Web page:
to automate generation of a customized linux environment - wouldn't
you prefer to have a spec which allows *you* to decide what tools
and programs will be utilized in order to build that environment?
It seems more universally usefull to allow the *user* decide what
tools to use - not us.
As I see it, our goal is to create an XML spec that allows a person
to generate his own linux, and then we write various programs,
utilities and or scripts that will act on the xml provided by the
> I don't think that is the way XML is supposed to be. Our data should
> stand alone no matter how we decide to use it.
I don't believe XML's primary purpose is to *abstract* your data,
as you say -- but, rather, to *describe* your data. Now, how one
*applies* that data is a matter of design and implementation, which
occurs within the code logic of whatever is parsing the xml.
So the point is raised - and you've raised a good one - perhaps we
need to clarify exactly what direction and aim we have in the ALFS.
It's actually a simple question that will easily resolve the design
philosophy behind the profile XML spec.
Here's the question:
Are we designing and implementing a system to automate installation
of a "Standard Default LFS System", or are we designing something
more broad, which enables the automated installation of any custom
linux, as specified by any number of specific alfs-profile authors
The above would be what I'm not currently clear on.
( Personally, I like choice number two - the broader vision - but
I'm new here and so may have already missed out on that stage of
the decision/design process... )
Of course ALFS will use much of the information and processes
currently provided by the noble LFS project - I was thinking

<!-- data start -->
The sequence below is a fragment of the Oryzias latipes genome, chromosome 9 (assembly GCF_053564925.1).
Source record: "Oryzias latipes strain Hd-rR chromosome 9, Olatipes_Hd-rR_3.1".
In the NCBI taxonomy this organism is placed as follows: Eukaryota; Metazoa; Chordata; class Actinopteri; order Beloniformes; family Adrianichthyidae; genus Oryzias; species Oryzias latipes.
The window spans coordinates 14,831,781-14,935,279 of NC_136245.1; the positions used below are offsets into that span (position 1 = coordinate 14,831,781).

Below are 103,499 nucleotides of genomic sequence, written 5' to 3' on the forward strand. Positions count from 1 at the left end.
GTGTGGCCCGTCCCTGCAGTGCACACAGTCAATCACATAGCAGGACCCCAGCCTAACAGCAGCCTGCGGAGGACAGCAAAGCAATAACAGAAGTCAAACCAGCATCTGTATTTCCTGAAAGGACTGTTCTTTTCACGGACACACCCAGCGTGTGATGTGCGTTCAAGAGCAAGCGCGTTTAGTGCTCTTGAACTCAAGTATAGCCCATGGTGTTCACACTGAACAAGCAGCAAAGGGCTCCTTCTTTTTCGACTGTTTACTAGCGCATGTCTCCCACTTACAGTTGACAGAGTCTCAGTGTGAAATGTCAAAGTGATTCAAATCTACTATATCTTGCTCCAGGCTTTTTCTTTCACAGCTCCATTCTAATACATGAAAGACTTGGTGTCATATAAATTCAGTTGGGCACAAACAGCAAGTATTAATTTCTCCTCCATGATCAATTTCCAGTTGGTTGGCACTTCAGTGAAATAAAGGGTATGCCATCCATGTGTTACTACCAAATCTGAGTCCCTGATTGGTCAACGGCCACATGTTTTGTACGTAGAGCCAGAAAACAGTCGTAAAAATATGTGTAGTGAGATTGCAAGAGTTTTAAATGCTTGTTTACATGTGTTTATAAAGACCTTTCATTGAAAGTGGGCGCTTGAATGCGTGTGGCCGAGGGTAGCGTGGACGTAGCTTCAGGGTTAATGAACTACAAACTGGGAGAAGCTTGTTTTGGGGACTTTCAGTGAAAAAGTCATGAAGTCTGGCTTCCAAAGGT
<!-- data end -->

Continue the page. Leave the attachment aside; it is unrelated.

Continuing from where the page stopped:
ALFS will use LFS as springboard of how to build a base, or
"template" linux system, but go a step beyond that by:
A - providing a standardized specification/interface for the
structure and design of one's own custom linux environment.
B - providing the program(s) used in actually applying that
specification in order to automatically generate, build and
install said custom linux environment.
I don't believe the ALFS should dictate what tools/programs
are used to build a system with - it should be what the *user*
wants to build with - the ALFS should merely do what the user
says; the user directs the ALFS via the alfs-profile xml doc.
Is there agreement here, or am I on the wrong path?
> Also, I really don't think it looks cleaner - it is cleaner that that
> particular example, but that was only a preliminary definition anyway.
Well, that is completely a matter of taste for the most part -
definitely of no real consequence at this stage.
> We still need to do a lot of work on this.
Definitely! That means the more everyone interacts and throws ideas
out now, the better and more successful of a project we'll all be
part of; this is cool. (c8=
Apparently we're still in the early desing stages - so let's
keep up the excellent feed back.